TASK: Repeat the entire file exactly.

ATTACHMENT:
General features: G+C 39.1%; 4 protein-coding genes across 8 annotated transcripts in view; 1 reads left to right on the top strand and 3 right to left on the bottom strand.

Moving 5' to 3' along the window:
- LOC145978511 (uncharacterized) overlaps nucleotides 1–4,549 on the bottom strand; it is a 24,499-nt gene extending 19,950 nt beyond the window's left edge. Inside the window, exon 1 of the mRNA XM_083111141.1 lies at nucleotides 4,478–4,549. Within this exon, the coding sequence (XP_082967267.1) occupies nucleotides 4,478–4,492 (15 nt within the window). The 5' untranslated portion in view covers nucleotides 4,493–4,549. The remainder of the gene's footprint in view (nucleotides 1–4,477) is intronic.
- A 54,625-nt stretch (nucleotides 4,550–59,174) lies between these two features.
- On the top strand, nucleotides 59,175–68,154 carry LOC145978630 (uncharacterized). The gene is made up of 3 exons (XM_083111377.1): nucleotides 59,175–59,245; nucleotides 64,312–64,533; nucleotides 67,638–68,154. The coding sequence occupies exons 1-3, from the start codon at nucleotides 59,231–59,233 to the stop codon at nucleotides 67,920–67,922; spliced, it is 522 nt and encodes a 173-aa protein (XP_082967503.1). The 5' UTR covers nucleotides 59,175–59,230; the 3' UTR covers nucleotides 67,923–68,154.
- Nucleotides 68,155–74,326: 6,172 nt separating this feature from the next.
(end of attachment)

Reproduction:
General features: G+C 39.1%; 4 protein-coding genes across 8 annotated transcripts in view; 1 reads left to right on the top strand and 3 right to left on the bottom strand.

Moving 5' to 3' along the window:
- LOC145978511 (uncharacterized) overlaps nucleotides 1–4,549 on the bottom strand; it is a 24,499-nt gene extending 19,950 nt beyond the window's left edge. Inside the window, exon 1 of the mRNA XM_083111141.1 lies at nucleotides 4,478–4,549. Within this exon, the coding sequence (XP_082967267.1) occupies nucleotides 4,478–4,492 (15 nt within the window). The 5' untranslated portion in view covers nucleotides 4,493–4,549. The remainder of the gene's footprint in view (nucleotides 1–4,477) is intronic.
- A 54,625-nt stretch (nucleotides 4,550–59,174) lies between these two features.
- On the top strand, nucleotides 59,175–68,154 carry LOC145978630 (uncharacterized). The gene is made up of 3 exons (XM_083111377.1): nucleotides 59,175–59,245; nucleotides 64,312–64,533; nucleotides 67,638–68,154. The coding sequence occupies exons 1-3, from the start codon at nucleotides 59,231–59,233 to the stop codon at nucleotides 67,920–67,922; spliced, it is 522 nt and encodes a 173-aa protein (XP_082967503.1). The 5' UTR covers nucleotides 59,175–59,230; the 3' UTR covers nucleotides 67,923–68,154.
- Nucleotides 68,155–74,326: 6,172 nt separating this feature from the next.